Popped potential – Bubble Bobble 4 Friends review

Bubble Bobble has always been a strange game for me. You blow bubbles onto enemies then pop them with the spikes on your cute little dragon back. Ever since its first iteration in arcades in 1986, it has allowed you to play with a partner, but Bubble Bobble 4 Friends tries to take things a step further by allowing you to play with up to three other friends. But is this enough to justify the game’s price point?

Instead of going through all of the motions and laying down what’s offered first, I’ll give you the answer now: it is not. Bubble Bobble 4 Friends can be best described as “expensive squandered potential.” It takes the standard idea of Bubble Bobble and changes things up a little. You’re given different worlds at the start of the game that you have to run through, each containing nine levels leading to a boss at the end. The gameplay is almost as simple as the original release, where you blow bubbles to trap enemies and pop them by running your spikes into them or pressing down while you jump on the bubble. Jumping on the bubble is a new feature, as it allows you to reach higher points of the level and can lead you to satisfying situations.

Bubble Bobble 4 Friends adds one more element that’ll change how you play significantly: For beating a world you’re given a new ability. You can only pick one at a time, but by pressing the shoulder buttons you can use this ability, be it a bubble that zaps everything to the side of it, or dashing through enemies. As these abilities are limited and recharge by gaining fruit, I found the dashing and the long shot abilities the most useful as they have more uses before they’re exhausted.

These abilities can be expanded by finding all of the “EXTEND” letters in a world. These letters are trapped in bubbles that go away after a set period of time, so some may be frustrating to reach. Since the reward is only giving you more uses for your abilities, it’s not worth it for every world if you don’t plan on equipping that specific ability.

The biggest draw for this game is the multiplayer, which is why it’s called “Bubble Bobble 4 Friends.” You can play with up to three other players (get it? “4” friends?) to cooperate and clear all of the enemies off the screen. However, despite this being the main draw of the game, the addition of other players doesn’t add much value to the game overall. Many of the levels have a linear progression where you have to take a specific path to take out all of the enemies, which makes splitting up nearly impossible. None of these levels even change with the inclusion of more players.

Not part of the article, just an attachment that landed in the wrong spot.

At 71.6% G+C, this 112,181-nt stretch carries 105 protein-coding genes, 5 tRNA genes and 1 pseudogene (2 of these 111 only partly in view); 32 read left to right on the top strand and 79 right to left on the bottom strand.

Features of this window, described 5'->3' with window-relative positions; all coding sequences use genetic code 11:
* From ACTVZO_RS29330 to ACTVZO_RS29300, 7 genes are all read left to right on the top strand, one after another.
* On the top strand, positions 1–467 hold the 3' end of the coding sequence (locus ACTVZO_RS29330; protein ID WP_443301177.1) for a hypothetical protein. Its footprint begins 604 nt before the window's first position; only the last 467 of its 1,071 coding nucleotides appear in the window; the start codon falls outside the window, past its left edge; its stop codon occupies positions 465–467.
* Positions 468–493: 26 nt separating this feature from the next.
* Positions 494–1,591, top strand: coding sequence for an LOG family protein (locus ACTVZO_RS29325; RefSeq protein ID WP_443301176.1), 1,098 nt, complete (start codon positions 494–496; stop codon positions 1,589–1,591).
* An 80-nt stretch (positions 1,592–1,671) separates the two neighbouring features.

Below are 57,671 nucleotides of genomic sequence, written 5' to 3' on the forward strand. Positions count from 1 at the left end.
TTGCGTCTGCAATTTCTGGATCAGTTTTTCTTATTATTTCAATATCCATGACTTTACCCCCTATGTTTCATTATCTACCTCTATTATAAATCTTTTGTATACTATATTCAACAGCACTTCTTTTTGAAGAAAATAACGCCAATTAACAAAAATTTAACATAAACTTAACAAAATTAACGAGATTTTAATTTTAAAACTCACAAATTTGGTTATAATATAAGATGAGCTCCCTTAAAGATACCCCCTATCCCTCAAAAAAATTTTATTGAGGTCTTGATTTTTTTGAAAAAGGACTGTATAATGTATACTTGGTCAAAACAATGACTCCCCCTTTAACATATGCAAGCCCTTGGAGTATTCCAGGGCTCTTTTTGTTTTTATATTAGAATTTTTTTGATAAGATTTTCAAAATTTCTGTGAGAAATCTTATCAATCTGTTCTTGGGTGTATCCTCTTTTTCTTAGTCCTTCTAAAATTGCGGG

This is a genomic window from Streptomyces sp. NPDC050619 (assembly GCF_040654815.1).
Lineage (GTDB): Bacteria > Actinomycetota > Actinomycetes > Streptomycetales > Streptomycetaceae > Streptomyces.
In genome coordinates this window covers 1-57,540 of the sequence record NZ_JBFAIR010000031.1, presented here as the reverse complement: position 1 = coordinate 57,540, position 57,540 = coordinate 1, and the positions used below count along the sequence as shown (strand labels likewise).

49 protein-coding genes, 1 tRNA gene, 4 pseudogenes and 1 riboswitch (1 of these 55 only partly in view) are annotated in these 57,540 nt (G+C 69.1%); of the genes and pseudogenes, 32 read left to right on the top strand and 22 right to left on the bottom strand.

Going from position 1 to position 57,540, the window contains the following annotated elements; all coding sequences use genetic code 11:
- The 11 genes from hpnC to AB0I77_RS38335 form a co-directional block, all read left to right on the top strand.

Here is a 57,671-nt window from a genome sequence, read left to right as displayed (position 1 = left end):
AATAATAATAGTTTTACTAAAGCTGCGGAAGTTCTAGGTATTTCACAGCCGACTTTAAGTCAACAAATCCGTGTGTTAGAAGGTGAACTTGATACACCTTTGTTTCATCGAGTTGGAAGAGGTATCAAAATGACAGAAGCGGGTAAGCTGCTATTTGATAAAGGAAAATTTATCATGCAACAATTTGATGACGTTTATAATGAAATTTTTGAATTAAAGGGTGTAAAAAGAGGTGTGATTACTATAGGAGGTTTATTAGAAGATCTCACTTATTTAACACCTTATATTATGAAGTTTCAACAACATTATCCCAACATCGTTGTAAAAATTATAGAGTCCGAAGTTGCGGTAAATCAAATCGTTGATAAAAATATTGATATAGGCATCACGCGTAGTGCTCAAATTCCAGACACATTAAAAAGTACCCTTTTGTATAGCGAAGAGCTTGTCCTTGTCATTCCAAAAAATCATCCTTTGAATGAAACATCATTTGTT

In fact, the difficulty is somehow increased and decreased with the inclusion of more players. With more players, you can run out of lives more quickly, but you can save your friends before they die because they’re bubbled when they get hit and you’re even given more lives with the more players you have. So while you may lose lives more quickly if everyone is spread out, you have more lives to play with.

The level design is wildly inconsistent. While there will be times it uses the bubble jumping mechanic well and even some of the new abilities, it never finds a good middle ground to mix these elements. Difficulty in each level ranges from ridiculously easy to unfair by placing enemies in inconvenient locations grouped together. But at least you have more control when you’re against smaller enemies. Against one of the five bosses, you’ll often find yourself in positions where you’re unable to avoid their attacks.

When I heard that this game had 100 levels (200 with the inclusion of the original arcade version of Bubble Bobble), I was excited. What I didn’t realize was that each level was going to be less than a minute to complete. While the latter half of the levels are in a so-called “hard mode,” they don’t justify the game’s length for its price. If it were a $10 game, it’d be a fun distraction with a few friends for a night or two. However, this game is $39.99, which is asking a lot for a few hour long arcade-style game without even so much as a leaderboard.

I cannot recommend Bubble Bobble 4 Friends unless you are a hardcore fan of the series bent on owning every release. It offers far too little for the price and lacks the polish and love it needed to be a legendary installment.

Sean Anthony likes to combine two of his passions: gaming and writing. Gaming has been a huge part of his life ever since he played his first game as a child, Kirby's Adventure. He aspires to have his name attached to an article that makes the whole world go, "Huh, that's neat, I guess."



Bubble Bobble 4 Friends

Review Guidelines

Bubble Bobble 4 Friends fails to bust a move and find any justification for its high price point. It lacks in length, it lacks in features, and even lacks a leaderboard, an oversight for this kind of game. While it is an enjoyable title with a few friends, there are plenty more affordable multiplayer arcade-style games available for even a quarter of the price.

Sean Anthony

Unless otherwise stated, the product in this article was provided for review purposes.

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